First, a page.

sprintf not working properly?

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So I'm stumped as to why the following code works fine with the standard gcc compiler printing to stdout with printf() but doesn't work on the AVR atmega8. Is there something wrong with my implementation?

(I'm sure the lcd code works properly and the lcd is hooked up properly.)

#include <stdio.h>
#include <stdlib.h>
#include <string.h>
#include <avr/io.h>

#ifndef F_CPU
#define F_CPU 1000000UL //so our code knows the chip clock is 1mhz for delay()
#endif
#define USART_BAUDRATE 9600
#define BAUD_PRESCALE (((F_CPU / (USART_BAUDRATE * 8UL))) - 1)
//table 52 page 132 of the atmega8 shows math for calculating prescale
//double speed mode(u2x=1) is multiply by 8
//asynchronous normal mode(u2x=0) is multiply by 16
#include <util/delay.h>

#include "lcd/lib/lcd.c"
#include "lcd/lib/lcd.h"

/*this function chops up large strings and prints them to the 16x2 LCD with a short delay
* this is needed because output from other devices to our mega can be larger than 16 characters
* int buffMax; maximum amount of preallocated character places 8 bits per character, size is 400 bits
* char source; an array of characters of any length to be printed to LCD
* requires: stdlib.h stdio.h string.h avr/io.h util/delay.h lcd/lib/lcd.c lcd/lib/lcd.h
* returns 1 for success, 0 for failure
*/
int bigStringLCDPrint(char source[], int buffMax){
	int LCDSize = 16;//if using a bigger LCD you can adjust here
	//we want to allocate and copy the string to our own here so we can modify it/clean it
	char* buffer = (char*)malloc(buffMax * sizeof(char));//hold dynamic string, returns null if unable to allocate mem
	char output[buffMax];//to hold our formatted string
	int currentPass;//to know what pass we are on in the loop

	if(buffer != NULL){//we were able to allocate the memory
		strcpy(buffer, source);//copy the string to our buffer
	}else{ return 0; }//tell everybody there was an error allocating memory

	for(currentPass = 1; currentPass <= buffMax/LCDSize; currentPass++){//to know what 16 char section we are at in str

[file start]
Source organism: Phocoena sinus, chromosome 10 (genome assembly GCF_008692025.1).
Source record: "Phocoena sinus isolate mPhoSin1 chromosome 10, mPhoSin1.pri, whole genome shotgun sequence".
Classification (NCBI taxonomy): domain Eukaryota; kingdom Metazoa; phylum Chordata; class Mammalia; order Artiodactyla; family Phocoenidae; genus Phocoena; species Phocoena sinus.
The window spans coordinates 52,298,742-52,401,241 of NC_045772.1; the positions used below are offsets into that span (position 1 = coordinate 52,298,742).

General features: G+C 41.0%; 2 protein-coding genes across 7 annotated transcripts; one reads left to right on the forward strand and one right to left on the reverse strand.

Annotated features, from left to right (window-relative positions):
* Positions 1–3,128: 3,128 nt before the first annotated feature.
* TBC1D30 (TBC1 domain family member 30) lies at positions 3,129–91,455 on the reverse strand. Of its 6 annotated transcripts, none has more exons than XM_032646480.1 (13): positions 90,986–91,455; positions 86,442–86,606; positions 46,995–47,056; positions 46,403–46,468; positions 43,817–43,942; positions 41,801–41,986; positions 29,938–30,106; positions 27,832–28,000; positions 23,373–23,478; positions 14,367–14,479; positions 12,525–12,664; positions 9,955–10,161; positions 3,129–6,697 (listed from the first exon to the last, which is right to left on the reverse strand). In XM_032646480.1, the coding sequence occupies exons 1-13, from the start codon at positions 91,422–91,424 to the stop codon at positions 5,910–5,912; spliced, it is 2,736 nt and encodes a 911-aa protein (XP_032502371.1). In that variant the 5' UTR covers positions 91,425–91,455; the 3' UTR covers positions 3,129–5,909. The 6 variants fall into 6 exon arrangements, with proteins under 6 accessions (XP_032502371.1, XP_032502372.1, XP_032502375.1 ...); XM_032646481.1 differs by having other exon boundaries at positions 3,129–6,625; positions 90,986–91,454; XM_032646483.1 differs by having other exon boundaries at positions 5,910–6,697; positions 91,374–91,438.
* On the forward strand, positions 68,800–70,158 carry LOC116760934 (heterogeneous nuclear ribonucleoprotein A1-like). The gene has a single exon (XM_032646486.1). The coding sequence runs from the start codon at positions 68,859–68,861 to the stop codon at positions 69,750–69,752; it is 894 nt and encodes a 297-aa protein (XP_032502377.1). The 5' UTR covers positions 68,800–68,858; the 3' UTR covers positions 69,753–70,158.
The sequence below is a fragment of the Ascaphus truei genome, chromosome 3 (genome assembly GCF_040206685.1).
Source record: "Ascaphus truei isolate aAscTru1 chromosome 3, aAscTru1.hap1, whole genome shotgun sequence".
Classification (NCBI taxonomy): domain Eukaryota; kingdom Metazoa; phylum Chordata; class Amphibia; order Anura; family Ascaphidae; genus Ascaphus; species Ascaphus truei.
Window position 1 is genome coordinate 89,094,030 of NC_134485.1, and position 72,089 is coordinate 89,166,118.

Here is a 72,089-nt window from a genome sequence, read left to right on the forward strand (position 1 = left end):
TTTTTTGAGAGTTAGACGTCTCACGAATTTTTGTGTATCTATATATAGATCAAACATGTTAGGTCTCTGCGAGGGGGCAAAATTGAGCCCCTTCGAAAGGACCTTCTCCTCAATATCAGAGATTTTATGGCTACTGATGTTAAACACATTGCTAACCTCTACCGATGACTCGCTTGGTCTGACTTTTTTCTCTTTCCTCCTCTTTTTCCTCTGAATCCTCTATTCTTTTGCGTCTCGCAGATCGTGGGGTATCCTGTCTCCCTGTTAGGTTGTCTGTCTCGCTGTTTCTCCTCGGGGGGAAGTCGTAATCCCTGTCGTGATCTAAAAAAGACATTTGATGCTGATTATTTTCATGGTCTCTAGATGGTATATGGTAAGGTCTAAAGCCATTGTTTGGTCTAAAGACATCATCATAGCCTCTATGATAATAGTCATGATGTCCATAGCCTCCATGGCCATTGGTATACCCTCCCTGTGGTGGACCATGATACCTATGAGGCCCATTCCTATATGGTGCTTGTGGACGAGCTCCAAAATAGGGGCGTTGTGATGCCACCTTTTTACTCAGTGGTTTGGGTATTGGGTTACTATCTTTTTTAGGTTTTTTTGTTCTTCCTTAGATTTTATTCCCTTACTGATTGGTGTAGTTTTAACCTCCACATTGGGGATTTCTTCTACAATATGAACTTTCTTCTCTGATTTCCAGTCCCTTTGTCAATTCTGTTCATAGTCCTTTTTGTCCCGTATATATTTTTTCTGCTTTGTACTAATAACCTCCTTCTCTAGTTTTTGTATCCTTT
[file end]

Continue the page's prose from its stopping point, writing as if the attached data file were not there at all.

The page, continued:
sprintf(output, "%.*s\n", LCDSize-1, &(buffer[(LCDSize*currentPass)-LCDSize]));//print LCDSize(16) characters from the start of the current pass val
		LCDClear();
		LCDWriteString(output);
		_delay_ms(1000);

		//check if we have remainder/leftovers due to floating point imprecision when comparing so we dont need math library
		if( (currentPass == buffMax/LCDSize) && ((LCDSize*(int)currentPass) < buffMax)){
			sprintf(output, "%.*s\n", LCDSize, &(buffer[(LCDSize*(int)currentPass)]));
			LCDClear();
			LCDWriteString(output);
		}
	}

	free(buffer);
}
void main(){
	InitLCD(LS_BLINK|LS_ULINE);//initialize lcd module
	char testInput[] = "AT+ $      more testttttttttttingggggg asfdasfdsadfsafd";
	bigStringLCDPrint(testInput, 50);

}

 

Last Edited: Tue. Oct 25, 2016 - 03:51 AM
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I didn't know that C had dynamic arrays. :puzzled:
char output[buffMax]; causes my PC compiler to complain, but Atmel Studio seems happy.


Side issue : You don't have a return value when bigStringLCDPrint(,) exits normally.

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I changed the code up a bit to test the function's return value as you suggested. I'm getting a printout of 'allocated mem' after a few seconds.

#include <stdio.h>
#include <stdlib.h>
#include <string.h>
#include <avr/io.h>

#ifndef F_CPU
#define F_CPU 1000000UL //so our code knows the chip clock is 1mhz for delay()
#endif
#define USART_BAUDRATE 9600
#define BAUD_PRESCALE (((F_CPU / (USART_BAUDRATE * 8UL))) - 1)
//table 52 page 132 of the atmega8 shows math for calculating prescale
//double speed mode(u2x=1) is multiply by 8
//asynchronous normal mode(u2x=0) is multiply by 16
#include <util/delay.h>

#include "lcd/lib/lcd.c"
#include "lcd/lib/lcd.h"

/*this function chops up large strings and prints them to the 16x2 LCD with a short delay
* this is needed because output from other devices to our mega can be larger than 16 characters
* int buffMax; maximum amount of preallocated character places 8 bits per character, size is 400 bits
* char source; an array of characters of any length to be printed to LCD
* requires: stdlib.h stdio.h string.h avr/io.h util/delay.h lcd/lib/lcd.c lcd/lib/lcd.h
* returns 1 for success, 0 for failure
*/